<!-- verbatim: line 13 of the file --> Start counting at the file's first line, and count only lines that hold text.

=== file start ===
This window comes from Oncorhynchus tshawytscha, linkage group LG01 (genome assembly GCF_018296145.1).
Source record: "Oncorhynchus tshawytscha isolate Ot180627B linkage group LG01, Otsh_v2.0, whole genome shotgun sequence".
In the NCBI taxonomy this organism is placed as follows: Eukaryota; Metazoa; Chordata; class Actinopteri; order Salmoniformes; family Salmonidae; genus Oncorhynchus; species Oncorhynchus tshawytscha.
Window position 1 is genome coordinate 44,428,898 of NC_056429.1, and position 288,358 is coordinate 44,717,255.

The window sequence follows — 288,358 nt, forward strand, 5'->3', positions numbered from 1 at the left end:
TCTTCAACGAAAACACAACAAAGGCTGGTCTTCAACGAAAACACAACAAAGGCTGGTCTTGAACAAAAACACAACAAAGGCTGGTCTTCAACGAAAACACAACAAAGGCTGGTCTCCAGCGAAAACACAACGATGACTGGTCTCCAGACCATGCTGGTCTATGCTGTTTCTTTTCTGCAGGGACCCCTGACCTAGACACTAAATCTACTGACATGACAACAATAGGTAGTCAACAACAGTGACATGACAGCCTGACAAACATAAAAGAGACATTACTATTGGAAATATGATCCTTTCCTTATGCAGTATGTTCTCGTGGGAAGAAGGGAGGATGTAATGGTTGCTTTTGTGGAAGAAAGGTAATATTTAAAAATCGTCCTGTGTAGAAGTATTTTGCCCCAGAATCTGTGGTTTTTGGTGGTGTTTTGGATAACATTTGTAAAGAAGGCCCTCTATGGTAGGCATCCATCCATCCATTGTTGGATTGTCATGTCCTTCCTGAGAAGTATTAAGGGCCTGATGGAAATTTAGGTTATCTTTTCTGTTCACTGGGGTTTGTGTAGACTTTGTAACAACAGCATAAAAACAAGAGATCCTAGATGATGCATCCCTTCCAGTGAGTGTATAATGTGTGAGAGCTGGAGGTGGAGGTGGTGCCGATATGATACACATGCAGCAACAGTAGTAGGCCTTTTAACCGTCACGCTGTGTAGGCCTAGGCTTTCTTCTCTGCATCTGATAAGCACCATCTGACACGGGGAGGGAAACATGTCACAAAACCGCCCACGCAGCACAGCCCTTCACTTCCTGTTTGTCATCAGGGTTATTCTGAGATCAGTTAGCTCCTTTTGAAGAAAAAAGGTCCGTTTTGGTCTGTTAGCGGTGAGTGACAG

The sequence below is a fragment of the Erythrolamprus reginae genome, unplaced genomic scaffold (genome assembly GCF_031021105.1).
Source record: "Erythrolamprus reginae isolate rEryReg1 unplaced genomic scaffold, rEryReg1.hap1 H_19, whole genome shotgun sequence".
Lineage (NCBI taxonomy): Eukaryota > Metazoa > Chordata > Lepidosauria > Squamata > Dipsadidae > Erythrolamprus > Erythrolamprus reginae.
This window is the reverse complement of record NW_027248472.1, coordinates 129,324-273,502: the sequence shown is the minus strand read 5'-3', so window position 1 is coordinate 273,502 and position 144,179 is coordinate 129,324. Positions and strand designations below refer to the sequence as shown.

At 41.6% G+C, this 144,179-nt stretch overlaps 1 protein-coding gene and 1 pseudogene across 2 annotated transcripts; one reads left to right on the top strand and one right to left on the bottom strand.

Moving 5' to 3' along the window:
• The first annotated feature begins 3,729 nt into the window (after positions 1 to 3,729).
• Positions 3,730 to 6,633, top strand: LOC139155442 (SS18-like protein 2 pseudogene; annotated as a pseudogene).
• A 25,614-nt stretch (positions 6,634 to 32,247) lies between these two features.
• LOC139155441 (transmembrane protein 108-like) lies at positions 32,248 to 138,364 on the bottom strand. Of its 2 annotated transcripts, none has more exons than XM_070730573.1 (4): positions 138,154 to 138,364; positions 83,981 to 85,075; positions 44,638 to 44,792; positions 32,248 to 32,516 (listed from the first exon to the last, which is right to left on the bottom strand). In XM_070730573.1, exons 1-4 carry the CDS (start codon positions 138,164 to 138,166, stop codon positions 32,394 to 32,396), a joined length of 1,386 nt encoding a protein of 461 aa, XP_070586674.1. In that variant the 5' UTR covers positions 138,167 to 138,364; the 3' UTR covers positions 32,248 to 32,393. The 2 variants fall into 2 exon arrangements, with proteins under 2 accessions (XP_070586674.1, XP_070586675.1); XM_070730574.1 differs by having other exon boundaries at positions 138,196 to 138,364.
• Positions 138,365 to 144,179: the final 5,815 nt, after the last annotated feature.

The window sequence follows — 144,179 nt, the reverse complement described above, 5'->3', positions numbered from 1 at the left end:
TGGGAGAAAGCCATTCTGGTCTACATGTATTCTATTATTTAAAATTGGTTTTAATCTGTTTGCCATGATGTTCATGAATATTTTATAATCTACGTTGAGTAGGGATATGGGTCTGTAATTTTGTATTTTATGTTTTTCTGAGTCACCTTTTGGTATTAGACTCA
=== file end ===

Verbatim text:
• The first annotated feature begins 3,729 nt into the window (after positions 1 to 3,729).